Fast to fair: How do we and how could we consume

consumption clothes fast to fair fashion.jpeg

Last Friday, we participated in a panel discussion in Maria Granel, a zero-waste shop in Lisbon. The panel was titled “Fast to Fair: How do we and how could we consume” and we had amazing co-speakers with us! Tanja Wessels from AllInAsia joined us, same as Paula Perez from NAE Vegan Shoes, we also had a great moderator in person of Joana Guerra Tadeu. We had a long and interesting talk between us four, but also managed to get our audience on board and a panel turned into a great platform for discussion, questions and expressing observations. Here are some of our notes from the event and what we stressed as most important aspects in debate on fair consumption.

MATERIALS and responsibility

Departing from the context of a sustainable, ethical brand, Paula Perez (NAE Vegan Shoes) gave us an incredible insight into how a brand, such as the one she is leading, can plan to aim at alleviating the negative impact our consumption might have on the environment. We all need to acknowledge the fact that consumption is not going anywhere anytime soon and brands need to shift their focus from hard profit and blind production to taking responsibility for the products they are actually releasing. Paula gave examples such as projects utilising “trashed” fabrics - like re-claimed airbags and car tyres which NAE successfully took in and re-purposed in their designs. It is always refreshing to listen to brands who not only have their supply chain worked out to the tiniest detail, but can see clearly why and how their efforts matter on a daily basis. The view on veganism is also something that we definitely share with NAE, as both us and Paula agree on the fact that it is very hard to reach ethical production if at the origin of it there is death and suffering. Even if PU leather seems not to be the best fabric, refusing leather should be, and often is, a step towards creativity and search for better and better fabrics.

The clarity of mission and message consistency, but also ability to take responsibility for their production, of NAE Vegan Shoes is why we really wanted to have a conversation with them in the first place, as we know for a fact that some of the biggest brands - we will not point fingers, but think biggest names out there - don’t even have sufficient data about where their products are made. That leads to all kinds of violations, from poor quality of used materials, through human rights violations and low wages to child labour cases. The bigger the brand is, and the more tiers to their suppliers there are, the more likely it is that they do not have any chance to guarantee sustainability and ethics on all of the supply chain levels. We loved how Paula from NAE confidently and fiercely gave us “But you must know! You produce things, therefore you must know” and all we could say was “amen!” We would only wish for more brands like this. Disposable income will always drive consumption. But what we consume is entirely up to us and it is time to choose brands that really do deserve our attention. They are there, we just need to find them.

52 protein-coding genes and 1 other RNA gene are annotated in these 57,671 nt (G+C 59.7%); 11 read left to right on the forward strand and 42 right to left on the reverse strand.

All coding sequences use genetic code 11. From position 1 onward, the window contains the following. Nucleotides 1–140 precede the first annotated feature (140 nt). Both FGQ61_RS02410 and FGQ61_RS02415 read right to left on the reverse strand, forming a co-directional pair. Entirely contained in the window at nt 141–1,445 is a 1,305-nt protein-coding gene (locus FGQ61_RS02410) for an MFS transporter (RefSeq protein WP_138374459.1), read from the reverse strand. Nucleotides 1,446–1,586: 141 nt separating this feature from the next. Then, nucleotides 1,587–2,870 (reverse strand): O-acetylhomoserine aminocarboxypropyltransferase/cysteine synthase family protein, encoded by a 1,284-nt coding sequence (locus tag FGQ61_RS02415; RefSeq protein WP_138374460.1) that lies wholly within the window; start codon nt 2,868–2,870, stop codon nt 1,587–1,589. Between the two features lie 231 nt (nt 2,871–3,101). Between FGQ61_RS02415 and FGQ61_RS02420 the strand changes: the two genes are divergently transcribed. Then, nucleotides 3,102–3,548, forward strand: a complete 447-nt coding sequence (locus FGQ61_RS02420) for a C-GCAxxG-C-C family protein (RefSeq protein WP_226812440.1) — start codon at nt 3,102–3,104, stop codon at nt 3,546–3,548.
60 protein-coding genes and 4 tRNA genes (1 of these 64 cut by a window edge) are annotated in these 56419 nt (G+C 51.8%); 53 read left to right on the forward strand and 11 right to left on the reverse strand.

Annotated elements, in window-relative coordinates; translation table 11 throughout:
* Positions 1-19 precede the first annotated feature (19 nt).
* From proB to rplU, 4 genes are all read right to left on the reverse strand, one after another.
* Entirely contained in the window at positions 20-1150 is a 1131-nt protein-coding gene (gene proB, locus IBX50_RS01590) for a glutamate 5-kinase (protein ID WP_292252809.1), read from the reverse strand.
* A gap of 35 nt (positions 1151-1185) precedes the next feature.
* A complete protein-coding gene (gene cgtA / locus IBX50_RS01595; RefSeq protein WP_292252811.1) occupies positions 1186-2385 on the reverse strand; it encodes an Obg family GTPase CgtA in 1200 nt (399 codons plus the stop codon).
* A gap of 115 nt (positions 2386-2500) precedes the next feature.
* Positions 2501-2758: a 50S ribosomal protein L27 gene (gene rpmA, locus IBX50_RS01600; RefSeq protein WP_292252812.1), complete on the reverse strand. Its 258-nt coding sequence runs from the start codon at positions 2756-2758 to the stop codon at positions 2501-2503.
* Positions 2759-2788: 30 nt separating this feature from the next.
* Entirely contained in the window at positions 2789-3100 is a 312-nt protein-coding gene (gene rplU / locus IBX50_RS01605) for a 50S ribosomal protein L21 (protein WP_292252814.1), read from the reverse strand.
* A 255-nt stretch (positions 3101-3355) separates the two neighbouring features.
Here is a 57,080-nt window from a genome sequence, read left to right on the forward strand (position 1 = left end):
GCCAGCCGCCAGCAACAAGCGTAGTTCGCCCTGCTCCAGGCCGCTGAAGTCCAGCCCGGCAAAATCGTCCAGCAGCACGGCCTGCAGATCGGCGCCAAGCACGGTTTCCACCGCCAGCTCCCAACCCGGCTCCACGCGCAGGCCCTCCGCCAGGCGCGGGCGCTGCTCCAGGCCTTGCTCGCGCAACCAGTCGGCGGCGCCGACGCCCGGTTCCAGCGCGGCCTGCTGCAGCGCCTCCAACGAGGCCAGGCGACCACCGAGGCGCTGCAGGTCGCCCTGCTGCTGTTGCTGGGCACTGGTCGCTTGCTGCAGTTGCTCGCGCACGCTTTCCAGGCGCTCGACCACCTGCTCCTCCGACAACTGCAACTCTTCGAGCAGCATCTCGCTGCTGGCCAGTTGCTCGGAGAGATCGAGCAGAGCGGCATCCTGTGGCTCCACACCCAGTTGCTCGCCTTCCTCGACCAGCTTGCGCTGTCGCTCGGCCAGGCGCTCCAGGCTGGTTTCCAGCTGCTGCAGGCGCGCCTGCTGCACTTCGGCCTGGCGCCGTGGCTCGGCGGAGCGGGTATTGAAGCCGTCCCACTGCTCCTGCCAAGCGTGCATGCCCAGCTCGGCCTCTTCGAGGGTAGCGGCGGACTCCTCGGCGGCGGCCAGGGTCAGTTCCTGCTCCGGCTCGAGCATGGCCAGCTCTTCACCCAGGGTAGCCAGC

Imagine this scenario: You just found out that the retailer you constantly buy from, a big chain store with really cool and reasonably priced clothes has been producing their clothes in Bangladesh (well, actually you always knew that because you glimpsed at some of the labels in the past but did not really think about it until just now) and their factory collapsed killing over 1000 people - mostly women. You dig deeper and you find out that the catastrophe could be easily avoided, but the brand you like has been paying the factory owners too little to deal with the issue, yet constantly demanded more - therefore, seems like they are entirely to blame for the tragedy (sounds like Rana Plaza, huh?). The news really shook you. You hate the world for allowing these things to happen and, after some reading, you decide to become a minimalist. You get rid of most of your clothes, but you do not want to just throw them away - do you decide to donate them to poor or those in need. Are your intentions good? By all means. But is it a good thing to do? Not entirely. We are not educated in how things work in fashion and charity, but probably less than 10% of all donated clothes actually ends up being worn or used again. We imagine they will go on, in our utopian vision, and give happiness to others. The fact is, some of the clothes we donate are not in the right quality to be reused. If they do end up sent somewhere - we don’t take into account that people who receive our clothes might just simply not like them (yes, “our” style is not “the” style), or that their climate makes our clothes entirely impractical for them. In reality, most of donated clothes end up in landfills, where they contribute to general carbon emission game. And so - our good action becomes even worse than if we just kept the “unethical” clothes in the first place.